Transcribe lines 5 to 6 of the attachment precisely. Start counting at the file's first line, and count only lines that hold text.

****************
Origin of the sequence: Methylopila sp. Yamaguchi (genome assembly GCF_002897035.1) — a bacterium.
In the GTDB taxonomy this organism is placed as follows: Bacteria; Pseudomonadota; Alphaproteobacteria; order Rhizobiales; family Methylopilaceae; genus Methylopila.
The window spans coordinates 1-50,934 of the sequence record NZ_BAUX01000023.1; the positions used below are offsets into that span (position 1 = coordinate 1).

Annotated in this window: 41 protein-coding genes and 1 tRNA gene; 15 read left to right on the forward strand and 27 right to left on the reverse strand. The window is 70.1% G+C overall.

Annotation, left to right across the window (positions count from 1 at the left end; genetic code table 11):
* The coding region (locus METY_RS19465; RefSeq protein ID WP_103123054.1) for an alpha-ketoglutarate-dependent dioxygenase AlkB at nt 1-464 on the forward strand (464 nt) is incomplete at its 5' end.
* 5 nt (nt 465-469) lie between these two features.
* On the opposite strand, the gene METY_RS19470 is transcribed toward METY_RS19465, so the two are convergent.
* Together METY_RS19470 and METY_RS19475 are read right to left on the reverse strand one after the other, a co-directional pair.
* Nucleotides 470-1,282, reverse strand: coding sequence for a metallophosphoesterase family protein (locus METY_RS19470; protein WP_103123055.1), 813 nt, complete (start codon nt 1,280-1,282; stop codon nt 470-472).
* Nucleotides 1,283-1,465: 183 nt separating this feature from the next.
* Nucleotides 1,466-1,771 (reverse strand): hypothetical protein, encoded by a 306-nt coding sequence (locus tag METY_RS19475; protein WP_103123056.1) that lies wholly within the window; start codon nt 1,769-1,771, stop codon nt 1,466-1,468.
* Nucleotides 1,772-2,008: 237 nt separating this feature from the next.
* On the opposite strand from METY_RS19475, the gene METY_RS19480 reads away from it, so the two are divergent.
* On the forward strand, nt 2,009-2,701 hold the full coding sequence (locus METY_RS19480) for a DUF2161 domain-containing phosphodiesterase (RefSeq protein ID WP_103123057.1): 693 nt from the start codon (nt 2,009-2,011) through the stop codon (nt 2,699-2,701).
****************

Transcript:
Annotation, left to right across the window (positions count from 1 at the left end; genetic code table 11):
* The coding region (locus METY_RS19465; RefSeq protein ID WP_103123054.1) for an alpha-ketoglutarate-dependent dioxygenase AlkB at nt 1-464 on the forward strand (464 nt) is incomplete at its 5' end.